Two weeks of teaching on trials from James 1 no doubt leaves us with questions. But what is unique about the questions that have surfaced this week is they touch on core issues that are not only difficult to answer, but seemingly impossible. Frankly, some of these questions get to matters that have no answer fully comprehendible by our finite mind or fully communicable by our limited vocabulary. I get tongue tied thinking and talking about them.
Which is why I have appealed, more than usual, to outside voices and sources in this post. Lord willing, with the aid of people smarter than me and the wisdom of the ages past, we can offer some bit of insight to these questions and the core issues to which they are tethered.
1. What is the difference between tempting and testing? Since the same root word is used in the New Testament for both concepts, this is an important question. In a nutshell, the difference is in the source and the response. God does test us to grow us, but if we respond wrongly, then that very situation may be used by the enemy to tempt us to sin. Admittedly, this is difficult to balance, but I think we see the difference in the examples of Job and Jesus. John MacArthur explains:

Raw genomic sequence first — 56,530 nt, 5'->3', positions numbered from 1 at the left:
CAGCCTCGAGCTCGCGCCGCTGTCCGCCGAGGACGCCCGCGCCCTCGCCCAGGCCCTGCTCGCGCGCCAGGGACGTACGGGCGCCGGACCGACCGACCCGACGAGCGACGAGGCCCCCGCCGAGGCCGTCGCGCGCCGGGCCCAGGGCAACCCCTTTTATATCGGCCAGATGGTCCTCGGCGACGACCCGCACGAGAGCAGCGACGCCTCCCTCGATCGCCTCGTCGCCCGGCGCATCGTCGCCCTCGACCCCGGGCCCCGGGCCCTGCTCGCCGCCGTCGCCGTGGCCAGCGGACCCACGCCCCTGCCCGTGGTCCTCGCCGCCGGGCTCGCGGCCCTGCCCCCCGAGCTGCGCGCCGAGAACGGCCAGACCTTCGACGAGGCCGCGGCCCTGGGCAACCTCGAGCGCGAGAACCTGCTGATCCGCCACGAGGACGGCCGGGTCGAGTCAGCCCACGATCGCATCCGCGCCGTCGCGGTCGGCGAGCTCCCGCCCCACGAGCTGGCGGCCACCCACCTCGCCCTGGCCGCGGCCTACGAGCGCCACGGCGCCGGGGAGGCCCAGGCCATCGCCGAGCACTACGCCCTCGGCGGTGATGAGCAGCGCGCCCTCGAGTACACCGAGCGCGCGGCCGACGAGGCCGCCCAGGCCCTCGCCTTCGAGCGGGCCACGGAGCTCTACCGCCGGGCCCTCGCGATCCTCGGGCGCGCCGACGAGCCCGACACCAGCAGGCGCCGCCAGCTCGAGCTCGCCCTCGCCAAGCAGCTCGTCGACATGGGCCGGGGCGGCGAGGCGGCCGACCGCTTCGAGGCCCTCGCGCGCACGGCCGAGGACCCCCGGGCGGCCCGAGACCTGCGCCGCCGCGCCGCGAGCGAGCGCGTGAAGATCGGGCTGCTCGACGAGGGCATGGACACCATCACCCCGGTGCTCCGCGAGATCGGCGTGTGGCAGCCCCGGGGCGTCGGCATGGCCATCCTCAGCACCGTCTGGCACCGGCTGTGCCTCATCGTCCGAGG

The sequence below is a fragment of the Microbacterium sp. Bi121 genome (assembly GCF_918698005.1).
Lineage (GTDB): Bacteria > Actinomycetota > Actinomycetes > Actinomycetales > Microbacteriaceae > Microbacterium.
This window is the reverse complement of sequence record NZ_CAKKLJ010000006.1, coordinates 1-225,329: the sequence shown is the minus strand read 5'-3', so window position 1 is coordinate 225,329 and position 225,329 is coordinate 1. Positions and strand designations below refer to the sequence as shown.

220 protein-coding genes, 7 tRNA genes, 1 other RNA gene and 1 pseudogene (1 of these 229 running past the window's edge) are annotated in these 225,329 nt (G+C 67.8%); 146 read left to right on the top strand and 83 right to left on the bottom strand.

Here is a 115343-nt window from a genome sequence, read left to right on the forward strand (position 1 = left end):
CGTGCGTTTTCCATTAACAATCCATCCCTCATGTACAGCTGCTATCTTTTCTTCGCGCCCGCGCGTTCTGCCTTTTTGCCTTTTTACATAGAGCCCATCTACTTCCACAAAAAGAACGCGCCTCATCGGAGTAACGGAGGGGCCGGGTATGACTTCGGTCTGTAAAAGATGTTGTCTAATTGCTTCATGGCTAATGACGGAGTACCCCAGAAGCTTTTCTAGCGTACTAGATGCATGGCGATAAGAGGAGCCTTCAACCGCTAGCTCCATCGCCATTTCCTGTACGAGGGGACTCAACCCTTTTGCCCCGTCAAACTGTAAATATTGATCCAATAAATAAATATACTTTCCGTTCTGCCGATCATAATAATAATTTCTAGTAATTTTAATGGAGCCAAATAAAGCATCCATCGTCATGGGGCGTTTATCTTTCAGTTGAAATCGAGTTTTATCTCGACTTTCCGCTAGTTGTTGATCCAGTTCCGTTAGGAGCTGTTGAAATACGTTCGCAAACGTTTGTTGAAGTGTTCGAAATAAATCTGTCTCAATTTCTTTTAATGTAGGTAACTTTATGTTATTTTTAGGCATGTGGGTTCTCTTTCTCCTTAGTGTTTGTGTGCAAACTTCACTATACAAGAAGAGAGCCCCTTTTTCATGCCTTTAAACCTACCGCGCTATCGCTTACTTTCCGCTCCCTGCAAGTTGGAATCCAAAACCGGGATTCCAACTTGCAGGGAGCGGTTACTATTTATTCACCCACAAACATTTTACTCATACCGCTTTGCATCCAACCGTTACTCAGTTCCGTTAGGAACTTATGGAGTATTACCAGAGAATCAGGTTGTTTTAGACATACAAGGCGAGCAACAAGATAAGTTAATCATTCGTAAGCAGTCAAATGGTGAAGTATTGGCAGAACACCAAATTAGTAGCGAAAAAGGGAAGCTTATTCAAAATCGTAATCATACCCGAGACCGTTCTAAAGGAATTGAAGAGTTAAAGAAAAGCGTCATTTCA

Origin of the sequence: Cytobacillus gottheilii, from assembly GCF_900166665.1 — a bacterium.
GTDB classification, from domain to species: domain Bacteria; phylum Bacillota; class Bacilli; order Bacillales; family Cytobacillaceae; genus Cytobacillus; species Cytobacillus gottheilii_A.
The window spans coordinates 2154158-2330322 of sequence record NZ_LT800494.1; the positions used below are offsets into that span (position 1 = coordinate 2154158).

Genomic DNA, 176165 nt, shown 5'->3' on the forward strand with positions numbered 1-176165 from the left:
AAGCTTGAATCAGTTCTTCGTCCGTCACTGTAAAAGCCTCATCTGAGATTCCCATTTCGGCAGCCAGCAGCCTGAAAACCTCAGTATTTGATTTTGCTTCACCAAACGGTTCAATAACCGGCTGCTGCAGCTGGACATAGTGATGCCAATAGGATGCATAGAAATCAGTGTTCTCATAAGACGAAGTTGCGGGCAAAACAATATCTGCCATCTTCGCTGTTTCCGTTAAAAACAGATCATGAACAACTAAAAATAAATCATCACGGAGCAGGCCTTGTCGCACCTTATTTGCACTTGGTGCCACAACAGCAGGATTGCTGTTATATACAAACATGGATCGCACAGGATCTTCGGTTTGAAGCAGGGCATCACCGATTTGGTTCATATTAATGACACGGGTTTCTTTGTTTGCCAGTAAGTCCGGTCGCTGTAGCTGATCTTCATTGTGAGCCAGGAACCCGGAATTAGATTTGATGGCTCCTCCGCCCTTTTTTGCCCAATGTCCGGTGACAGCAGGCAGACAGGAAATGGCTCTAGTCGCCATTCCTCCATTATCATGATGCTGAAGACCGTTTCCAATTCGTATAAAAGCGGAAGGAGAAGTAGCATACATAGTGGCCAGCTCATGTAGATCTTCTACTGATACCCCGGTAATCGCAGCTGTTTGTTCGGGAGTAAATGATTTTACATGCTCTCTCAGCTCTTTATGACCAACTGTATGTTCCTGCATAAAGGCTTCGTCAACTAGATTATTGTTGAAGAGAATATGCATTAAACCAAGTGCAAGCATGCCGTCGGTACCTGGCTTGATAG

“When ‘Jesus was led up by the Spirit into the wilderness to be tempted by the devil’ (Matt. 4:1) it is clear that both God and Satan participated in the testing. God intended the test to prove His Son’s righteousness, but Satan intended it to induce Jesus to misuse His divine powers and to give His allegiance to Satan. Job was tested in much the same way. God allowed Job to be afflicted in order to prove His servant was an ‘upright man, fearing God and turning away from evil’ (Job 1:8). Satan’s purpose was the opposite: to prove that Job was faithful only because of the blessings and prosperity the Lord had given him and that, if those things were taken away, Job would would “surely curse Thee to Thy face” (v. 11).”
2. If God doesn’t tempt us, why does the Lord’s prayer say ‘ Lead us not into temptation….?’ This statement, the first negative one in the Lord’s Prayer, is a prayer for protection, much like many of the Psalms. It is a prayer rooted in the reality of life by the Christian who knows full well God won’t tempt him to sin, but yet also knows all too well that he himself will want to sin. It is with this mix of emotions that we are to pray for God’s protection from sin and Satan (literally, “the evil one”). This is a petition that manifests the believer’s deep longing to avoid the destructive power of sin.